Hey fans of Blue Point Brewery, in the words of Bob Marley “Don’t worry about a thing, ’cause every little thing gonna be alright.”
This past Saturday, Blue Point held its 10th Annual Cask Ales Festival, a wildly popular love fest for craft beer conditioned in small casks called firkins — something rather unique to the brewery. Prior to the ceremonial tapping of the first cask, Blue Point founders Mark Burford and Pete Cotter held a very informal meet and greet with representatives from Anheuser-Busch InBev, new owners of the brewery.
In quintessential laid-back Blue Point style, the meeting was held in the brewery’s tasting room and beer was served as Burford and Cotter introduced the group to Goose Island Brewery’s CEO, Andrew Goeler. Goose Island was purchased by A-B InBev in 2011 and Goeler is overseeing the A-B InBev/Blue Point transition.
Any and all fears of a mega-corporation coming into town, buying up and in turn, ruining our beloved Blue Point Brewery were dashed by the ever-so-relaxed and straightforward dynamic between Burford, Cotter and Goeler. In an upbeat Q&A, the three men discussed the future of Blue Point as best they could, considering the ink on the deal was barely dry. The bottom line takeaway is Blue Point fans will have “more of the same, and take that up a notch,” said Cotter. Goeler expanded on that, “any changes will only enable these guys to make more of their great beer.” Blue Point will be able to take advantage of the capital behind A-B InBev and its distribution. There is talk of expanding their facilities here on Long Island. “We are still peeling back the onion, but it’s pretty amazing,” added Burford. “More opportunities and budget means more creativity on the brewing side. We are looking at expanding our firkin program. We are just beginning the planning stage. We are going to make a lot more beer.”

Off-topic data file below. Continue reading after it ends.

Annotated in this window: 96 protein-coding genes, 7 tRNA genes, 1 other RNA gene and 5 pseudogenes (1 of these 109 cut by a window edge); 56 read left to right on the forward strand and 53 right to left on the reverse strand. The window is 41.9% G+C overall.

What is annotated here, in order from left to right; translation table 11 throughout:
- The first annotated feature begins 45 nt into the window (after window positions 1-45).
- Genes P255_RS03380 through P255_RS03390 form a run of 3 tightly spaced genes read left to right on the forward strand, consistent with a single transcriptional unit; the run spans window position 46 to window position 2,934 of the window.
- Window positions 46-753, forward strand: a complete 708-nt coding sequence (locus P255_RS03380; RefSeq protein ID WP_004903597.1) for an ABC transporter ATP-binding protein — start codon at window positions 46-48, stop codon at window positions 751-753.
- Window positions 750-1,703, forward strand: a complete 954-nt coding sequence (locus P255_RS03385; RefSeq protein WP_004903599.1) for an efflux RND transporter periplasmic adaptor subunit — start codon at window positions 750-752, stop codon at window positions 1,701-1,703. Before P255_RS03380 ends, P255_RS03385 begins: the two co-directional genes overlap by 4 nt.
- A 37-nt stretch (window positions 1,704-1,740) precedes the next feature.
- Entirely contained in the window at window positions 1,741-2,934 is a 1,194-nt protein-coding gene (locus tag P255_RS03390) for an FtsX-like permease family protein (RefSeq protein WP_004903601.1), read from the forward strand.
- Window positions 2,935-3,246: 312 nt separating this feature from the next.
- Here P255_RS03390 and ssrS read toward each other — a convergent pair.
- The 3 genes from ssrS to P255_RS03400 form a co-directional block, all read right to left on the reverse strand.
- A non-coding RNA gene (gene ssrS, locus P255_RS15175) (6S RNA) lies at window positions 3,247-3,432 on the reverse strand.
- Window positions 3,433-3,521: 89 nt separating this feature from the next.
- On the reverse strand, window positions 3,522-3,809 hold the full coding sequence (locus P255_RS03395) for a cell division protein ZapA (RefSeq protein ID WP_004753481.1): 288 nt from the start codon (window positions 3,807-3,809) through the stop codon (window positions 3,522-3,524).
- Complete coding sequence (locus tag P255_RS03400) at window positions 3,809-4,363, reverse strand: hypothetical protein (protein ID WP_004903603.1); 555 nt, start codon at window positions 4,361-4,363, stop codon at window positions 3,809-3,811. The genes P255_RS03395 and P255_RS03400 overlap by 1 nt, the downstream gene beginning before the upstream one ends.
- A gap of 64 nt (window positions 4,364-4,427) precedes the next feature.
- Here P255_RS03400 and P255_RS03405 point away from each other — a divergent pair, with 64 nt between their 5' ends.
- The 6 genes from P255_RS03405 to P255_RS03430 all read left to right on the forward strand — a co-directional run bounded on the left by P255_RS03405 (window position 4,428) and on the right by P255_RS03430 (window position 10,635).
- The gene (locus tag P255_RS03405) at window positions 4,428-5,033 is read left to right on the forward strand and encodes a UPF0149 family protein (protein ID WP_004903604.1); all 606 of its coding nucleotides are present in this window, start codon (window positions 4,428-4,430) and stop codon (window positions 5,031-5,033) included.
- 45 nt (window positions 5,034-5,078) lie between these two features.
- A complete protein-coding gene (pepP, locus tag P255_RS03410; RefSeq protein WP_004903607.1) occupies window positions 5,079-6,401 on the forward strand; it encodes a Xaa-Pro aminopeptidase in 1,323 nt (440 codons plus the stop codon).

Goeler, when queried about what brought Blue Point Brewery to the attention of the folks at A-B InBev, didn’t hesitate for a second. “The people and the culture of Blue Point Brewery,” he said. “Blue Point means something to the consumers. There is an incredible lifestyle on Long Island that connects people to Blue Point. There is something that is really cool about Long Island that people want to know about. Craft consumers want to know the story behind the beer. We love the vibe, the culture, the rawness, the way they built the brands. Passionate and raw — this is the essence of a great brand. Passion is what makes beer people great.”
In addition, Goeler has a clear appreciation for the iconic Blue Point name and its historical connection to our shellfish industry, “This is an amazing location. Wouldn’t it great to build out the tasting room and make this a destination? Blue Point beer and Blue Point oysters; the possibilities are exciting,” he said. Goeler told a story of a colleague in St. Louis who was amazed that one could go from beautiful beaches to the greatest city in the world within an hour. “The guy’s comment at the end of our conversation was ‘You know, it seems like what Kirin is to sushi bars, Blue Point is to seafood restaurants’, and you know what, he is absolutely right. The Blue Point name transcends.”
When asked about the social media frenzy after the deal with A-B InBev was announced in February, Goeler went right back to his passion theme. “I love the passion of Blue Point fans. If we didn’t think anyone was going to care, then we wouldn’t have cared or been interested.” Burford added, “we knew the reaction was coming. We will win them back with beer. Nothing has changed or is changing. We are still here. The beer is still here. Let’s go.”
Meanwhile nearly 1,000 cask ale fanatics were gathering under the tents. The Northport Pipe and Drum Band was tuning up, and it was time for the ceremonial tapping of the cask. Yes, Blue Point Brewery has been taken up a notch, but it is still our Blue Point Brewery. “Every little thing gonna be alright.”